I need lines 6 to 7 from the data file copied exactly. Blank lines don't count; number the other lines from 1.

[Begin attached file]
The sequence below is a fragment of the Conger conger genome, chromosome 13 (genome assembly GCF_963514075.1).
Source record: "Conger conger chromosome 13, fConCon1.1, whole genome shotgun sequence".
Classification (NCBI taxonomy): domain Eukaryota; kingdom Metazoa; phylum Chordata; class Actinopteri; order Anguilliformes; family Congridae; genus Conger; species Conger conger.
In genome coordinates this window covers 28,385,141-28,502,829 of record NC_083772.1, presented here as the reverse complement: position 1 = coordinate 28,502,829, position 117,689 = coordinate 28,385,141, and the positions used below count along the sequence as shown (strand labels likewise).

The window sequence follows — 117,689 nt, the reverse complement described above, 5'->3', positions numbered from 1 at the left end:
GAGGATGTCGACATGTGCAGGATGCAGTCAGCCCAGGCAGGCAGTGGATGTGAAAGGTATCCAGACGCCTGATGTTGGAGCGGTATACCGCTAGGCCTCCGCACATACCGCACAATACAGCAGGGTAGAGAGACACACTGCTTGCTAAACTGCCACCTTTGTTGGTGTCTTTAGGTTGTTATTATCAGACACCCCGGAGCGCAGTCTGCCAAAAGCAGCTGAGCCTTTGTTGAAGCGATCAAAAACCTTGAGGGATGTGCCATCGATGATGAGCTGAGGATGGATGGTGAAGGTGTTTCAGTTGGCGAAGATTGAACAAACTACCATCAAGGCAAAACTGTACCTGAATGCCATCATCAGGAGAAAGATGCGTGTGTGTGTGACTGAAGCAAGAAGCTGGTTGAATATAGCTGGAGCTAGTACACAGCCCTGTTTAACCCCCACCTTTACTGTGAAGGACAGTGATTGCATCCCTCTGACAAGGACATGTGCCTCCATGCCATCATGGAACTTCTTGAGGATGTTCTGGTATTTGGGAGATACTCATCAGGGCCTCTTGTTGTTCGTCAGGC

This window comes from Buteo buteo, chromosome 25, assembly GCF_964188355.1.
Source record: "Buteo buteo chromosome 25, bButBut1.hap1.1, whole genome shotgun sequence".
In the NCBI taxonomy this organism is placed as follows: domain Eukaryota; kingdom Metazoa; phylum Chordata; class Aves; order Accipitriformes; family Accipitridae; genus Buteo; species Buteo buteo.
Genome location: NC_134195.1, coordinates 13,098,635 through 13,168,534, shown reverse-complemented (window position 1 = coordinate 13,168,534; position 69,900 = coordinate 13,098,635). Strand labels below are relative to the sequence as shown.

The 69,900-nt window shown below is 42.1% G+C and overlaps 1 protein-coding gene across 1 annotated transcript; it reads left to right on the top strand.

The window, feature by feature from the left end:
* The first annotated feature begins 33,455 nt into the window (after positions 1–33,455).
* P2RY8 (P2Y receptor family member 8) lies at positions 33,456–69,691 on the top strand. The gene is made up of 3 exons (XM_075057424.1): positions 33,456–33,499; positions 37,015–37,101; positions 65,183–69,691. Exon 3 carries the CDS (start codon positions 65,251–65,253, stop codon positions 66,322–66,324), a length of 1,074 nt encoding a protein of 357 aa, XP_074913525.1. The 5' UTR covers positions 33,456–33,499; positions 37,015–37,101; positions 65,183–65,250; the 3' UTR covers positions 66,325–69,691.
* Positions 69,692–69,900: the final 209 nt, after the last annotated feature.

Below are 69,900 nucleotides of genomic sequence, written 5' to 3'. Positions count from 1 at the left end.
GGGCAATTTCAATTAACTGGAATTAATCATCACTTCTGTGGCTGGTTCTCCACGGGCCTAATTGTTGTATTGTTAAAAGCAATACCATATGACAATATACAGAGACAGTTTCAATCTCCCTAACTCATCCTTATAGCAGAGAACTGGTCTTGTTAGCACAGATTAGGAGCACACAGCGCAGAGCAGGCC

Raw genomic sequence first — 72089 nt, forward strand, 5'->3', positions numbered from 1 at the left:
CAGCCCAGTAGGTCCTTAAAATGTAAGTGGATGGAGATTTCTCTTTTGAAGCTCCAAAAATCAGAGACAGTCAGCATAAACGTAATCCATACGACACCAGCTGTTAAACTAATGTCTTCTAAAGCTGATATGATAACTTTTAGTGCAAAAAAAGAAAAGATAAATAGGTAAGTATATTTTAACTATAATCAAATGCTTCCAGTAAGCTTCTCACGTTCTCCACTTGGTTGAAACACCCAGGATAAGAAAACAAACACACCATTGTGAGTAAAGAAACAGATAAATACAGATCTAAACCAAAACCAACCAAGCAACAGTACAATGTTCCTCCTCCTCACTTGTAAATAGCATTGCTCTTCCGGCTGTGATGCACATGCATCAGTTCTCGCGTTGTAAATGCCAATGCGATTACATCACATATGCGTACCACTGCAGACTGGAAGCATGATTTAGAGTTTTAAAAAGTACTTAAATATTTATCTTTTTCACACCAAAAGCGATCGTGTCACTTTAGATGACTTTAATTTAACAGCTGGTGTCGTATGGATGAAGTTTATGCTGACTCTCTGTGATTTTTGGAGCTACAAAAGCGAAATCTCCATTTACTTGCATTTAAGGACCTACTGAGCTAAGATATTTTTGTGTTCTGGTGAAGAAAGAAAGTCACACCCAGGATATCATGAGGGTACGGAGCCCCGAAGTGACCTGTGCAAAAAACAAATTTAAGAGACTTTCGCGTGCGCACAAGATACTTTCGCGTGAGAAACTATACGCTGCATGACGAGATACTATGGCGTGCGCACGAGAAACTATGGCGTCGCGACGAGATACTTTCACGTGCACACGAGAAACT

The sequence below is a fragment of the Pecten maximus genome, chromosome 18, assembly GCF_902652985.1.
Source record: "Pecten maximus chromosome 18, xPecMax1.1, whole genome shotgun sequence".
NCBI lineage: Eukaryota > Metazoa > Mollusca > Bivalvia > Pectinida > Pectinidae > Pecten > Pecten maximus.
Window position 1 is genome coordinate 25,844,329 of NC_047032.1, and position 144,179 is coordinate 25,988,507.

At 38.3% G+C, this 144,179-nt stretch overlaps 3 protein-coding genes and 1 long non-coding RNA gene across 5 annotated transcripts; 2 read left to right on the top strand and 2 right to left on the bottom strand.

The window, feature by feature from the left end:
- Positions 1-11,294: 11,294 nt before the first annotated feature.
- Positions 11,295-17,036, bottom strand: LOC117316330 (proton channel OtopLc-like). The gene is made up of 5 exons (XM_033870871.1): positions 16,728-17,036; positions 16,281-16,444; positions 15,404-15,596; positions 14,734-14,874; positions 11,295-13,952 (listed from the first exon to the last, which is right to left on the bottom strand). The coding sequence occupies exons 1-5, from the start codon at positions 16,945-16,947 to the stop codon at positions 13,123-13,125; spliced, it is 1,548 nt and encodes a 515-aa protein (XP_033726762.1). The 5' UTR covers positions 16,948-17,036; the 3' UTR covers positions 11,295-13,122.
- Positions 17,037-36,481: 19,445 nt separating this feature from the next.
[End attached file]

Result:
GAGGATGTCGACATGTGCAGGATGCAGTCAGCCCAGGCAGGCAGTGGATGTGAAAGGTATCCAGACGCCTGATGTTGGAGCGGTATACCGCTAGGCCTCCGCACATACCGCACAATACAGCAGGGTAGAGAGACACACTGCTTGCTAAACTGCCACCTTTGTTGGTGTCTTTAGGTTGTTATTATCAGACACCCCGGAGCGCAGTCTGCCAAAAGCAGCTGAGCCTTTGTTGAAGCGATCAAAAACCTTGAGGGATGTGCCATCGATGATGAGCTGAGGATGGATGGTGAAGGTGTTTCAGTTGGCGAAGATTGAACAAACTACCATCAAGGCAAAACTGTACCTGAATGCCATCATCAGGAGAAAGATGCGTGTGTGTGTGACTGAAGCAAGAAGCTGGTTGAATATAGCTGGAGCTAGTACACAGCCCTGTTTAACCCCCACCTTTACTGTGAAGGACAGTGATTGCATCCCTCTGACAAGGACATGTGCCTCCATGCCATCATGGAACTTCTTGAGGATGTTCTGGTATTTGGGAGATACTCATCAGGGCCTCTTGTTGTTCGTCAGGC

This window comes from Buteo buteo, chromosome 25, assembly GCF_964188355.1.